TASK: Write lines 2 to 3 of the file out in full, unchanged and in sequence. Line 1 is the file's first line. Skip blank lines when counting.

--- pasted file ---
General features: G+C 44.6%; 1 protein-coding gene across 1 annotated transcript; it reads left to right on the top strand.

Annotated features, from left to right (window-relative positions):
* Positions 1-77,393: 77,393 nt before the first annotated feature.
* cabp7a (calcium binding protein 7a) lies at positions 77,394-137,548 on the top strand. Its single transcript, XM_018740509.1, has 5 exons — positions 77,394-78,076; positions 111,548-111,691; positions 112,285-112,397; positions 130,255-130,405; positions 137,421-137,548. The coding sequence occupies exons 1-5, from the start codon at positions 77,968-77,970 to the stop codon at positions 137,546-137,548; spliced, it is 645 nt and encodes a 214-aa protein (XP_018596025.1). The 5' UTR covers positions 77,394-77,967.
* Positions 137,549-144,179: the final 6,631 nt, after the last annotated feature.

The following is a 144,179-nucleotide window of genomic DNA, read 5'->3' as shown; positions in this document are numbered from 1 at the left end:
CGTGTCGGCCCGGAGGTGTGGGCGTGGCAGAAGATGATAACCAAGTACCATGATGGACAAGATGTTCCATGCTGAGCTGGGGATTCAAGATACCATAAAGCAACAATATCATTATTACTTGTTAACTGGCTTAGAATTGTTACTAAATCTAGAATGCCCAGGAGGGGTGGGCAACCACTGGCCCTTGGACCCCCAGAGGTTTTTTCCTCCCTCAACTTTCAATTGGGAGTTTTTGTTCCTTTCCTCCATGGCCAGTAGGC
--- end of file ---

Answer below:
Annotated features, from left to right (window-relative positions):
* Positions 1-77,393: 77,393 nt before the first annotated feature.